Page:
Want to be seen as ‘the expert’, want more media profile and visibility? If so, and you’re not using Twitter then you are missing a trick – because so many journalists are using it each and every day.
There are many ways to use Twitter to get noticed, get found and find and connect with precisely those journalists who want to hear from you. But, if you don’t know what you’re looking for, or how to go about it, then it can be a bit like looking for a needle in a haystack.
So, let’s get started on making the most of Twitter to get you on the radar of the journalists who want to hear from you.
I’ve mentioned this a few times in blog posts and it’s a quick and easy way to find relevant journalists. Use the hashtag #journorequest to see what journalists are looking for. You can do much better by using keywords alongside the hashtags that are relevant for your niche. It’s then a case of identifying the relevant opportunities and making contact. There’s only so much you can do with 140 characters so you’ll want to move the conversation off Twitter as soon as possible.
2. Journalist interests
But, don’t just think of the hashtag #journorequest in terms of specific opportunities that you can jump on. Also, use it to help you identify interest areas for journalists that give you insight. A specific media request may not be the right fit for you but if it highlights that a journalist is interested in something related to your niche then they could be a useful contact to track and connect with further down the line.
3. Other hashtags
Journalists use hashtags to search out experts, information and views on topics. So, it’s a good idea to ensure that you ‘label’ your tweets to make them easy to find. And, you may well find that your target journalists use particular hashtags. If so, then make a note of them because that is all useful information – you can really start to get a feel for what interests them and how you can help them.
4. Your profile
Many journalists will head on over to Twitter to search for an expert. They will type keywords into the search bar just like you and I do and when we want to find information, relevant people or the conversations around a specific topic. So, think about the keywords in your profile and whether you are making it easy for journalists to find you as the expert in your niche.
5. Breaking news
It’s become increasingly common for online and broadcast media to refer to conversations on Twitter. So, if you see a relevant breaking news story then head on over to Twitter and check out what is being discussed. And, if you have a view to share then do so but use the hashtag that’s being ‘attached to that news story so that it can be picked up by any journalists scanning responses.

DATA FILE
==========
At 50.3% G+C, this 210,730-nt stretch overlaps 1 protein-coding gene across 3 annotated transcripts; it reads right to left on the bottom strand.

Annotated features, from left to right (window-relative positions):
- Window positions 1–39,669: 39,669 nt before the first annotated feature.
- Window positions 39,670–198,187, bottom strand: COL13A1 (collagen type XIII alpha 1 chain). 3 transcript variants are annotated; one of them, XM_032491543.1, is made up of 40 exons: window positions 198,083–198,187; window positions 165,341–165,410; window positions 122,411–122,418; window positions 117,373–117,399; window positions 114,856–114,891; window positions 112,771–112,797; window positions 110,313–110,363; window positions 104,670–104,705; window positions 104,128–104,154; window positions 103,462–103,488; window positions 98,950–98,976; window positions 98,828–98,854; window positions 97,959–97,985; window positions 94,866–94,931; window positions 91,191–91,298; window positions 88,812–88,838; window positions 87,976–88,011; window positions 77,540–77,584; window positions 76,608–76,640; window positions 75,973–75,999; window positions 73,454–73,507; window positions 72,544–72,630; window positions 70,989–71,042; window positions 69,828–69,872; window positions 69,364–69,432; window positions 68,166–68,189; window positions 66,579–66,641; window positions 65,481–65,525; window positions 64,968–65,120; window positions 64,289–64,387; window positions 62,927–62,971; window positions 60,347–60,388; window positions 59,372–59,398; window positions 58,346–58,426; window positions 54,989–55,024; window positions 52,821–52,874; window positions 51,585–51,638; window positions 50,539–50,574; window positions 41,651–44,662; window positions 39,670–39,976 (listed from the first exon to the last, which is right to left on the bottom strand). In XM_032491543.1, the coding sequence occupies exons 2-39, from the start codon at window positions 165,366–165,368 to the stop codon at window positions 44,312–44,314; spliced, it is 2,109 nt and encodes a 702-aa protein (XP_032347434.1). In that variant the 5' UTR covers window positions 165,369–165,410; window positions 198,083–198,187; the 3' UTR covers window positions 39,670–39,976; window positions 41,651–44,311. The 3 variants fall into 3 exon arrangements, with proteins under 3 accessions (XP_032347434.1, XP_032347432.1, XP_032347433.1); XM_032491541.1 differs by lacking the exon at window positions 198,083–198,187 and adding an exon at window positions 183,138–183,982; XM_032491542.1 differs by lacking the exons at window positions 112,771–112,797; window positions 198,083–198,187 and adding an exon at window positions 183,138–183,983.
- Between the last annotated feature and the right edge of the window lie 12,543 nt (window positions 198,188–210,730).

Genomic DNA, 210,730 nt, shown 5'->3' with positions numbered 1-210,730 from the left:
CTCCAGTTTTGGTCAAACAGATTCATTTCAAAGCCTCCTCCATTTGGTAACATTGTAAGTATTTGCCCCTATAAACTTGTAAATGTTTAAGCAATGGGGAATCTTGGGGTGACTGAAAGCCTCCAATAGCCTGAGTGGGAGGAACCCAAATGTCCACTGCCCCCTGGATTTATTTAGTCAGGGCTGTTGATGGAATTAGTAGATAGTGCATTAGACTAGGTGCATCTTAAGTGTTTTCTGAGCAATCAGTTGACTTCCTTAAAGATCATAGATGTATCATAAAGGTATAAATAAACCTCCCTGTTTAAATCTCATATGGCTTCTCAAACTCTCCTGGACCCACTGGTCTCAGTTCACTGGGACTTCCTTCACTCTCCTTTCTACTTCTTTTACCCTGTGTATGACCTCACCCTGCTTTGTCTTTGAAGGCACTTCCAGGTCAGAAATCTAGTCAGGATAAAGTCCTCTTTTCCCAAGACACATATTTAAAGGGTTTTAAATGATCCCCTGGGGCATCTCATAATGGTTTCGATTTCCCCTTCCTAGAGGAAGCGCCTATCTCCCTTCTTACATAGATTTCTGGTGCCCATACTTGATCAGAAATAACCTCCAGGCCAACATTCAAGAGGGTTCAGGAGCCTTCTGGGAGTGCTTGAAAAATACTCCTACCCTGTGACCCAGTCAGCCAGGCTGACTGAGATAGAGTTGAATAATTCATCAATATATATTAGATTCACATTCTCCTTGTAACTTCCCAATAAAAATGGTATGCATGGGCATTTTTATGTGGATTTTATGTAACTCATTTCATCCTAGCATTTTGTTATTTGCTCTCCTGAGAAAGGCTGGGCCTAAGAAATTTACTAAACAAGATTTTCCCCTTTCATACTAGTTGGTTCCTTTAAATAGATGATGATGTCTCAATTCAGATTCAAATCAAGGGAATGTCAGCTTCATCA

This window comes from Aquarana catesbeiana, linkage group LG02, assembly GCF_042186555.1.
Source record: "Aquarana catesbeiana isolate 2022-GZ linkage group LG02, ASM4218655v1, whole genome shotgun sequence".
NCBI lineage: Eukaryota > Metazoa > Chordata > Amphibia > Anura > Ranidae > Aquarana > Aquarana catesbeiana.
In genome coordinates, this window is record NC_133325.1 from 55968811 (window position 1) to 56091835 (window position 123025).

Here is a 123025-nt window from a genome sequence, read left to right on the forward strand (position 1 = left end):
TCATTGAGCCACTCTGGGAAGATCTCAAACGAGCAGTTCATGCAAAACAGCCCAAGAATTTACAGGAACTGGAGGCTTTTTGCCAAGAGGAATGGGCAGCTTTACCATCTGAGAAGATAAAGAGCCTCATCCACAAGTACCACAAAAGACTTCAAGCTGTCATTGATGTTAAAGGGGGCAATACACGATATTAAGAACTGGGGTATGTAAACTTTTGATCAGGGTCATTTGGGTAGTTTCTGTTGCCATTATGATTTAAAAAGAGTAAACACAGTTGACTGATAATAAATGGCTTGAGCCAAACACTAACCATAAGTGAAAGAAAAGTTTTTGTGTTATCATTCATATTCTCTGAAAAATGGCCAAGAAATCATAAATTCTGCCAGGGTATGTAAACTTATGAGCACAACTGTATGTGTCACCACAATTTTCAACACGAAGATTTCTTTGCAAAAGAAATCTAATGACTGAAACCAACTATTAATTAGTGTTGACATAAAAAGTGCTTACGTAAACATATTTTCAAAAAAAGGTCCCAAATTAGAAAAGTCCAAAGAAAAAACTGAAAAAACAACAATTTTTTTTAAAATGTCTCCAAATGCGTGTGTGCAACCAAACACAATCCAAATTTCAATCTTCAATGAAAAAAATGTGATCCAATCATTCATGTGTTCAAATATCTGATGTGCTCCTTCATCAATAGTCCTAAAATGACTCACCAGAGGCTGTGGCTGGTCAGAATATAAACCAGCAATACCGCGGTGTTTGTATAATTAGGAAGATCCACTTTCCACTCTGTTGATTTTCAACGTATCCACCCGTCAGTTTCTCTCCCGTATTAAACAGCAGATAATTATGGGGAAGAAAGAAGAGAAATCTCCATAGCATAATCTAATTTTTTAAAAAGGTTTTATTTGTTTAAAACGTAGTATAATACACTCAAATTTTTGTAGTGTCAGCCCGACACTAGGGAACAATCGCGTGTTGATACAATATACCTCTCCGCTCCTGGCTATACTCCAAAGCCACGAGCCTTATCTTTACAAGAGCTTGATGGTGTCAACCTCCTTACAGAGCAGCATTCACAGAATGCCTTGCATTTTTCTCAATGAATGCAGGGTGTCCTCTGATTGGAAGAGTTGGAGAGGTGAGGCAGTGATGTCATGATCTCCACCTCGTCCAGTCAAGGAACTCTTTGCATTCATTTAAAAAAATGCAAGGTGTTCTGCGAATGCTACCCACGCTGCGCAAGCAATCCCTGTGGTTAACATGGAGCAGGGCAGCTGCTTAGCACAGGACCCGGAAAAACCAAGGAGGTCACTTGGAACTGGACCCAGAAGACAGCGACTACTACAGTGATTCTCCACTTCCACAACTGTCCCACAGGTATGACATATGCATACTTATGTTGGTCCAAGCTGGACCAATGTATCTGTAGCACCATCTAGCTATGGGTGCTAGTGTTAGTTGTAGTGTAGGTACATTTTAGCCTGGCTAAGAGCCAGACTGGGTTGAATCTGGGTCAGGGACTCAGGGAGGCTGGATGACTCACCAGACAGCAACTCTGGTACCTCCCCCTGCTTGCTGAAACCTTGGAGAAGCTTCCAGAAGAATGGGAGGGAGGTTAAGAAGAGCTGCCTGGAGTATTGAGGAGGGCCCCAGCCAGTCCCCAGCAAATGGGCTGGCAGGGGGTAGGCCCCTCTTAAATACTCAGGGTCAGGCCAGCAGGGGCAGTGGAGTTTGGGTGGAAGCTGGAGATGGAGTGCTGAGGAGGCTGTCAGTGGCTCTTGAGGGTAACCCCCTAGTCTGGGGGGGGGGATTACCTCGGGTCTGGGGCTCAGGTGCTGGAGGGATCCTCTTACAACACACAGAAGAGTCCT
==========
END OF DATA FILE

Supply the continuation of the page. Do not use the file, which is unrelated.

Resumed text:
These days, the journalist’s job isn’t just about finding the stories, reporting on the news, getting information and insight from experts. A new role has been added – to share content. Media outlets want people to access/read their content and so journalists use Twitter and other social media platforms to promote their content. They want more eyeballs on their content. So, that gives you a great foot in the door. You can get on their radar by sharing their content and commenting on it too.
7. Twitter lists
If you’ve already identified a number of journalists covering your niche, and who you want to connect with, then set up a Twitter list to keep them in one place. This will enable you to more easily review what they are tweeting and what they are interested in. It makes it easier for you to connect and engage.
And, another way to find journalists it would be useful for you to connect with is by tapping into other people’s lists. Think about who already has a profile in your niche – collaborators, competitors any relevant PR companies. Check out their lists on Twitter and you may well find lists that give you useful contacts.
And, use search engines too for lists of journalists posted on websites. Check this out for a list of UK business journalists I found with their Twitter handles. It’s always worth hunting around to see if someone else has already done the hard graft research for you. Why re-invent the wheel, right?
And, finally, finding the right media contacts on Twitter is just part of the puzzle. You then need to connect and engage with them. But, don’t rush into it and shove your pitch down their throat. Take your time to monitor what they are tweeting and find ways to add value – by sharing their tweets, commenting, responding to their questions, helping them find sources. This is a slow burn not a mad rush to the finishing line.
In a nutshell: Twitter is a great way to find journalists who want to hear from you but you need to watch and listen first so you can connect and engage with them in the right way.
How have you used Twitter to find and connect with journalists?